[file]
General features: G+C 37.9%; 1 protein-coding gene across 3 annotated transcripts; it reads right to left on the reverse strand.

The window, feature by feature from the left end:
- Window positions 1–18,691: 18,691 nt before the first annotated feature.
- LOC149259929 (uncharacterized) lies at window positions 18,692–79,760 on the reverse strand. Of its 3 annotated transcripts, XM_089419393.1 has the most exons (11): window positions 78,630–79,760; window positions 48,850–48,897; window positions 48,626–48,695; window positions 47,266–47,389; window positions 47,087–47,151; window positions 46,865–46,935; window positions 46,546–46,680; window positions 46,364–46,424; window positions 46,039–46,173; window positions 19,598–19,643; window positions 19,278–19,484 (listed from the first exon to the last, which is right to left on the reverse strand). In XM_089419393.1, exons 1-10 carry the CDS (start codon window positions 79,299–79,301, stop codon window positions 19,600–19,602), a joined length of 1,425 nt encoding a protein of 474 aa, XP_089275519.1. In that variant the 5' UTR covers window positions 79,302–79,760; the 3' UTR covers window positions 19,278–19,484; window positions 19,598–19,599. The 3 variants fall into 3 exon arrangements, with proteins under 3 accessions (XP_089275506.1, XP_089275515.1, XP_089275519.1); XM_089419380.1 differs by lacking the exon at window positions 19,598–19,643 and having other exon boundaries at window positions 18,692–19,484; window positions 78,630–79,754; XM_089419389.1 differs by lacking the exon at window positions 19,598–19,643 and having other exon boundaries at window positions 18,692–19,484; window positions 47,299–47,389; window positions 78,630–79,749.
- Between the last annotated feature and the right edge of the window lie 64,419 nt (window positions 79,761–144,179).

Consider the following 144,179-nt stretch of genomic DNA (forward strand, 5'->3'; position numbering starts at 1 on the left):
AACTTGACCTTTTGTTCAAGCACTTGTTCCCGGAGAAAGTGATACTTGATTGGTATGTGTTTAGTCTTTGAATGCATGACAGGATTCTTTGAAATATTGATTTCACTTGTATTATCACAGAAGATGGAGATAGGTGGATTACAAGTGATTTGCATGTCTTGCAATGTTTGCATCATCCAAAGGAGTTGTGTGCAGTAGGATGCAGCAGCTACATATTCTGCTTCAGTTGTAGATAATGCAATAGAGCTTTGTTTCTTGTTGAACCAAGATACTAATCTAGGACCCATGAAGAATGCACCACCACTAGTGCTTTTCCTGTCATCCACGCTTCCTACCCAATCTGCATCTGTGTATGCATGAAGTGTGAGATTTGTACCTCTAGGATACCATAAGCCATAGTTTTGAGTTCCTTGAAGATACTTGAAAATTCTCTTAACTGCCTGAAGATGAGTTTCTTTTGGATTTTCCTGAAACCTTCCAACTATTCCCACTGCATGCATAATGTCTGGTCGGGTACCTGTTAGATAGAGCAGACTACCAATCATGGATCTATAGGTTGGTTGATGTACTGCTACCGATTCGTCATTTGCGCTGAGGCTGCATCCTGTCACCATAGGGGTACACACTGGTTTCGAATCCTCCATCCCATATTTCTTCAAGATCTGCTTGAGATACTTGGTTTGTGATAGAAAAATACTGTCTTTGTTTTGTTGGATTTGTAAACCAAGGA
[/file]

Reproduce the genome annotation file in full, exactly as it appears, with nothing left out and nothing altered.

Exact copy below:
General features: G+C 37.9%; 1 protein-coding gene across 3 annotated transcripts; it reads right to left on the reverse strand.

The window, feature by feature from the left end:
- Window positions 1–18,691: 18,691 nt before the first annotated feature.
- LOC149259929 (uncharacterized) lies at window positions 18,692–79,760 on the reverse strand. Of its 3 annotated transcripts, XM_089419393.1 has the most exons (11): window positions 78,630–79,760; window positions 48,850–48,897; window positions 48,626–48,695; window positions 47,266–47,389; window positions 47,087–47,151; window positions 46,865–46,935; window positions 46,546–46,680; window positions 46,364–46,424; window positions 46,039–46,173; window positions 19,598–19,643; window positions 19,278–19,484 (listed from the first exon to the last, which is right to left on the reverse strand). In XM_089419393.1, exons 1-10 carry the CDS (start codon window positions 79,299–79,301, stop codon window positions 19,600–19,602), a joined length of 1,425 nt encoding a protein of 474 aa, XP_089275519.1. In that variant the 5' UTR covers window positions 79,302–79,760; the 3' UTR covers window positions 19,278–19,484; window positions 19,598–19,599. The 3 variants fall into 3 exon arrangements, with proteins under 3 accessions (XP_089275506.1, XP_089275515.1, XP_089275519.1); XM_089419380.1 differs by lacking the exon at window positions 19,598–19,643 and having other exon boundaries at window positions 18,692–19,484; window positions 78,630–79,754; XM_089419389.1 differs by lacking the exon at window positions 19,598–19,643 and having other exon boundaries at window positions 18,692–19,484; window positions 47,299–47,389; window positions 78,630–79,749.
- Between the last annotated feature and the right edge of the window lie 64,419 nt (window positions 79,761–144,179).

Consider the following 144,179-nt stretch of genomic DNA (forward strand, 5'->3'; position numbering starts at 1 on the left):
AACTTGACCTTTTGTTCAAGCACTTGTTCCCGGAGAAAGTGATACTTGATTGGTATGTGTTTAGTCTTTGAATGCATGACAGGATTCTTTGAAATATTGATTTCACTTGTATTATCACAGAAGATGGAGATAGGTGGATTACAAGTGATTTGCATGTCTTGCAATGTTTGCATCATCCAAAGGAGTTGTGTGCAGTAGGATGCAGCAGCTACATATTCTGCTTCAGTTGTAGATAATGCAATAGAGCTTTGTTTCTTGTTGAACCAAGATACTAATCTAGGACCCATGAAGAATGCACCACCACTAGTGCTTTTCCTGTCATCCACGCTTCCTACCCAATCTGCATCTGTGTATGCATGAAGTGTGAGATTTGTACCTCTAGGATACCATAAGCCATAGTTTTGAGTTCCTTGAAGATACTTGAAAATTCTCTTAACTGCCTGAAGATGAGTTTCTTTTGGATTTTCCTGAAACCTTCCAACTATTCCCACTGCATGCATAATGTCTGGTCGGGTACCTGTTAGATAGAGCAGACTACCAATCATGGATCTATAGGTTGGTTGATGTACTGCTACCGATTCGTCATTTGCGCTGAGGCTGCATCCTGTCACCATAGGGGTACACACTGGTTTCGAATCCTCCATCCCATATTTCTTCAAGATCTGCTTGAGATACTTGGTTTGTGATAGAAAAATACTGTCTTTGTTTTGTTGGATTTGTAAACCAAGGA